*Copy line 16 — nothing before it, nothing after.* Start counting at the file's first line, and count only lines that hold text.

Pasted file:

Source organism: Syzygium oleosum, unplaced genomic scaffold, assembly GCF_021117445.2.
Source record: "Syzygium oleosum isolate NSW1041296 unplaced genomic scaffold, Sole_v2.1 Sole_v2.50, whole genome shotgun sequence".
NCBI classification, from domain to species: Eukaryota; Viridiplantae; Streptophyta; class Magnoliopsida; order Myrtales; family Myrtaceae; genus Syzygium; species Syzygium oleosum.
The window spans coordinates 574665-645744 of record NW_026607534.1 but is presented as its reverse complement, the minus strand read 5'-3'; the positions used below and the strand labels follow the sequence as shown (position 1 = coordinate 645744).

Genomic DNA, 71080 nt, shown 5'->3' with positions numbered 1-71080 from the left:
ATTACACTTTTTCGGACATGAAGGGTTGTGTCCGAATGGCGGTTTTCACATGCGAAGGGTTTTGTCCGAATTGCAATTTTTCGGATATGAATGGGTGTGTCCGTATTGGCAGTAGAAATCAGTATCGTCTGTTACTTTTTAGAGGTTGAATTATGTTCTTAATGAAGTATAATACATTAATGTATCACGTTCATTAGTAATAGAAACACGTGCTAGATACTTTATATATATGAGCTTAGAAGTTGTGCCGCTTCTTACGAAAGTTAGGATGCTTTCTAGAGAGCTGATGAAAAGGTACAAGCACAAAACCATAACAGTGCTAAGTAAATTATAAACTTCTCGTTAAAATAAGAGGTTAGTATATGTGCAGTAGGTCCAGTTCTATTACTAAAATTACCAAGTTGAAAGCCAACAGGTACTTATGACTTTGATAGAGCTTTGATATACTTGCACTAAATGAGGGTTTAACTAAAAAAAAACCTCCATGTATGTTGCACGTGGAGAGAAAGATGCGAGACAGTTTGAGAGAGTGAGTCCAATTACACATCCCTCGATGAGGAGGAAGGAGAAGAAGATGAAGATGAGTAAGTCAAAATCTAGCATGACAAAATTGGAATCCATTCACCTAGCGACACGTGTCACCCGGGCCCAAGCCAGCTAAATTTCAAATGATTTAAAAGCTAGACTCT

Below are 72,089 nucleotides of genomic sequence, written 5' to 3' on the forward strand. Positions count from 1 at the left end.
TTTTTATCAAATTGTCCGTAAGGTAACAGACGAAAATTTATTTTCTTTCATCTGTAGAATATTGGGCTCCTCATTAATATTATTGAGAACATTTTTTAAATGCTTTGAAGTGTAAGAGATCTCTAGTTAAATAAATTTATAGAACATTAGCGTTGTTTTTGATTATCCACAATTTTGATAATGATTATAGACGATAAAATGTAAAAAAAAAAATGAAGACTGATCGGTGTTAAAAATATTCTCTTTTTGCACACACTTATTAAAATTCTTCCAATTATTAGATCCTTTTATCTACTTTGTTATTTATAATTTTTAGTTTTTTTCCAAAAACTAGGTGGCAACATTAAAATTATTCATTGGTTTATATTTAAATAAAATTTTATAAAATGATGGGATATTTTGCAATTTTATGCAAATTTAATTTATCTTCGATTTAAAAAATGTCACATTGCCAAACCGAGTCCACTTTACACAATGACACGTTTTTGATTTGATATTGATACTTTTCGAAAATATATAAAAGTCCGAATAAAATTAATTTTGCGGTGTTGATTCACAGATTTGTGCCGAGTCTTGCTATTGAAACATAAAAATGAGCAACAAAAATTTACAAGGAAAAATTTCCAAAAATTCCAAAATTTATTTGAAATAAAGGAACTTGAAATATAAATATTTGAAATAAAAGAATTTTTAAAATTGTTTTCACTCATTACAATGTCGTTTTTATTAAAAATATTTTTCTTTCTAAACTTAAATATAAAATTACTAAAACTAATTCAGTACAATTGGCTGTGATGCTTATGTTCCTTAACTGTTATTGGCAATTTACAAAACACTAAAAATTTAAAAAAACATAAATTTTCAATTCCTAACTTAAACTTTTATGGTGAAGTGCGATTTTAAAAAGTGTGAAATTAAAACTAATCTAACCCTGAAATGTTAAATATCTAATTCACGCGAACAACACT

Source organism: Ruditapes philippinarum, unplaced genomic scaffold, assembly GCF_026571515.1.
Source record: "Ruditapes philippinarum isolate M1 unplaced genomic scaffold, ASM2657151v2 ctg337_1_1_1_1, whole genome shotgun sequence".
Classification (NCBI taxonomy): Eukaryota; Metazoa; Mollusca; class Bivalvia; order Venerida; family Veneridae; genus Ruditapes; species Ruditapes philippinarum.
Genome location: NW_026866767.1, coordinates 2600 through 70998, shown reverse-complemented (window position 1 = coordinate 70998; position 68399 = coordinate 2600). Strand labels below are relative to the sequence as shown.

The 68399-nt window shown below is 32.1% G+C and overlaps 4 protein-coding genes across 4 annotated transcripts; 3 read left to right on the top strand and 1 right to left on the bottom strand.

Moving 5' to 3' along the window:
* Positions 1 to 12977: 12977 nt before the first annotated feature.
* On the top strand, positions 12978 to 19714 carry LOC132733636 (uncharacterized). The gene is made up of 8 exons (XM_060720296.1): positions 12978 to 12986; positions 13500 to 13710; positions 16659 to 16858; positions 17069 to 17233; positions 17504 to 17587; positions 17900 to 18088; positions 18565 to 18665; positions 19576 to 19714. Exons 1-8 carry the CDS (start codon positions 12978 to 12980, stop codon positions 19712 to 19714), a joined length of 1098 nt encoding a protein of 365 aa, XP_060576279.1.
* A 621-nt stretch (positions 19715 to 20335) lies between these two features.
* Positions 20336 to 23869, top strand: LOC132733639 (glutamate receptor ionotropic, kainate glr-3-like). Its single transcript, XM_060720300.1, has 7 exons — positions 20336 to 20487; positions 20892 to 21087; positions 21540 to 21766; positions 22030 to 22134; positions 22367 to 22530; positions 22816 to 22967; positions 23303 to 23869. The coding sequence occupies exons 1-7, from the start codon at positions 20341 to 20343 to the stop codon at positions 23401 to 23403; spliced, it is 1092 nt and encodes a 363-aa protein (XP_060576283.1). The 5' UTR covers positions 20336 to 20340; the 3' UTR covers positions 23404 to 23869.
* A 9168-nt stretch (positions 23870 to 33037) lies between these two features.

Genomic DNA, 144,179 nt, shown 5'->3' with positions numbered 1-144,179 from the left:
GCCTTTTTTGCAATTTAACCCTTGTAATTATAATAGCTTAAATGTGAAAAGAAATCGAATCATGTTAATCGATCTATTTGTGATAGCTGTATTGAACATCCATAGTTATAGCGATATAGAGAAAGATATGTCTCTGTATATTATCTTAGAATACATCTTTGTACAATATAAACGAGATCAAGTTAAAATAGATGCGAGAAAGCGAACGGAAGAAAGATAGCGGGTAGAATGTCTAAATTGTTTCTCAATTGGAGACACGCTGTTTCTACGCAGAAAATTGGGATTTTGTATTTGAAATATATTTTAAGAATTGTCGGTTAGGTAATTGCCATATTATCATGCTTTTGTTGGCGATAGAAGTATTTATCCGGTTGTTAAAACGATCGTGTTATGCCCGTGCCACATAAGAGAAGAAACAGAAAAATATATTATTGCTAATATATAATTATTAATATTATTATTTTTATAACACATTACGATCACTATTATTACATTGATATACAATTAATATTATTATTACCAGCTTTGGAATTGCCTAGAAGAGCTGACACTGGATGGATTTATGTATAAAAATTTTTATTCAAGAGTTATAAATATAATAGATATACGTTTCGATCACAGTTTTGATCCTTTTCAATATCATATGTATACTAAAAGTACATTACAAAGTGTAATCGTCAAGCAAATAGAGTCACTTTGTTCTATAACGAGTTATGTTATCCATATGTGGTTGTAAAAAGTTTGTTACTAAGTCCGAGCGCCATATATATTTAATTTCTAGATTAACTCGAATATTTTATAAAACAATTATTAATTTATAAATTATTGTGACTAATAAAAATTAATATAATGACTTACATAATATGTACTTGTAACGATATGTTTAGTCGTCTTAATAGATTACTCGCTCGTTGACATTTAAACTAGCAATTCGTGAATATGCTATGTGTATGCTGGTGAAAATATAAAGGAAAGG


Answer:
* On the top strand, positions 12978 to 19714 carry LOC132733636 (uncharacterized). The gene is made up of 8 exons (XM_060720296.1): positions 12978 to 12986; positions 13500 to 13710; positions 16659 to 16858; positions 17069 to 17233; positions 17504 to 17587; positions 17900 to 18088; positions 18565 to 18665; positions 19576 to 19714. Exons 1-8 carry the CDS (start codon positions 12978 to 12980, stop codon positions 19712 to 19714), a joined length of 1098 nt encoding a protein of 365 aa, XP_060576279.1.